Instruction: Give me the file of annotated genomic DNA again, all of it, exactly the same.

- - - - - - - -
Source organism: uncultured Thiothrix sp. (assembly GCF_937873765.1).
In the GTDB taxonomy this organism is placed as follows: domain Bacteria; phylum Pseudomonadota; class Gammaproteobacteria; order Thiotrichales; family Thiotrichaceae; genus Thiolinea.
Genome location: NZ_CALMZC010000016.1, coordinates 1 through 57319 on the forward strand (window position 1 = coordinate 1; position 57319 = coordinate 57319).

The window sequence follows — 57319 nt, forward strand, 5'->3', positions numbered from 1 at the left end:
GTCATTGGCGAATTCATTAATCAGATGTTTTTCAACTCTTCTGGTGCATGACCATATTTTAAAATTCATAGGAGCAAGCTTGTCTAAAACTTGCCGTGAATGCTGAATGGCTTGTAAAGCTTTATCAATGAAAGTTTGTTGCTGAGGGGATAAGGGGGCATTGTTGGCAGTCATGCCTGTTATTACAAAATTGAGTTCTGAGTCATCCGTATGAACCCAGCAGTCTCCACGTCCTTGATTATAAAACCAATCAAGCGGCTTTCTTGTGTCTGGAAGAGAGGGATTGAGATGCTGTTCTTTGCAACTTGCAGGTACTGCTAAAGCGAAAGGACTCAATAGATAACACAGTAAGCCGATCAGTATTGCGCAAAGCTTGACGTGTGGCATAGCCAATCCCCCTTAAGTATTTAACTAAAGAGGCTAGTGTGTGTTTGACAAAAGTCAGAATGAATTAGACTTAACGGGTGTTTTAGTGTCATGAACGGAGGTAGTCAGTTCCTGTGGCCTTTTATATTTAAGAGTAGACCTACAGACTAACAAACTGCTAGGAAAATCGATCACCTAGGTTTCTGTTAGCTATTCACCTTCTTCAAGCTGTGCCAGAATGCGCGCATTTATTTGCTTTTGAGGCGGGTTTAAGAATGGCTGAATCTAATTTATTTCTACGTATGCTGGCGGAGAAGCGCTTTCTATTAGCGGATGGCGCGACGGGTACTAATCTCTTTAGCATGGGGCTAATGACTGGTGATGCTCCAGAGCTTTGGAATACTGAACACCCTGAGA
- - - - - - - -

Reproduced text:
Source organism: uncultured Thiothrix sp. (assembly GCF_937873765.1).
In the GTDB taxonomy this organism is placed as follows: domain Bacteria; phylum Pseudomonadota; class Gammaproteobacteria; order Thiotrichales; family Thiotrichaceae; genus Thiolinea.
Genome location: NZ_CALMZC010000016.1, coordinates 1 through 57319 on the forward strand (window position 1 = coordinate 1; position 57319 = coordinate 57319).

The window sequence follows — 57319 nt, forward strand, 5'->3', positions numbered from 1 at the left end:
GTCATTGGCGAATTCATTAATCAGATGTTTTTCAACTCTTCTGGTGCATGACCATATTTTAAAATTCATAGGAGCAAGCTTGTCTAAAACTTGCCGTGAATGCTGAATGGCTTGTAAAGCTTTATCAATGAAAGTTTGTTGCTGAGGGGATAAGGGGGCATTGTTGGCAGTCATGCCTGTTATTACAAAATTGAGTTCTGAGTCATCCGTATGAACCCAGCAGTCTCCACGTCCTTGATTATAAAACCAATCAAGCGGCTTTCTTGTGTCTGGAAGAGAGGGATTGAGATGCTGTTCTTTGCAACTTGCAGGTACTGCTAAAGCGAAAGGACTCAATAGATAACACAGTAAGCCGATCAGTATTGCGCAAAGCTTGACGTGTGGCATAGCCAATCCCCCTTAAGTATTTAACTAAAGAGGCTAGTGTGTGTTTGACAAAAGTCAGAATGAATTAGACTTAACGGGTGTTTTAGTGTCATGAACGGAGGTAGTCAGTTCCTGTGGCCTTTTATATTTAAGAGTAGACCTACAGACTAACAAACTGCTAGGAAAATCGATCACCTAGGTTTCTGTTAGCTATTCACCTTCTTCAAGCTGTGCCAGAATGCGCGCATTTATTTGCTTTTGAGGCGGGTTTAAGAATGGCTGAATCTAATTTATTTCTACGTATGCTGGCGGAGAAGCGCTTTCTATTAGCGGATGGCGCGACGGGTACTAATCTCTTTAGCATGGGGCTAATGACTGGTGATGCTCCAGAGCTTTGGAATACTGAACACCCTGAGA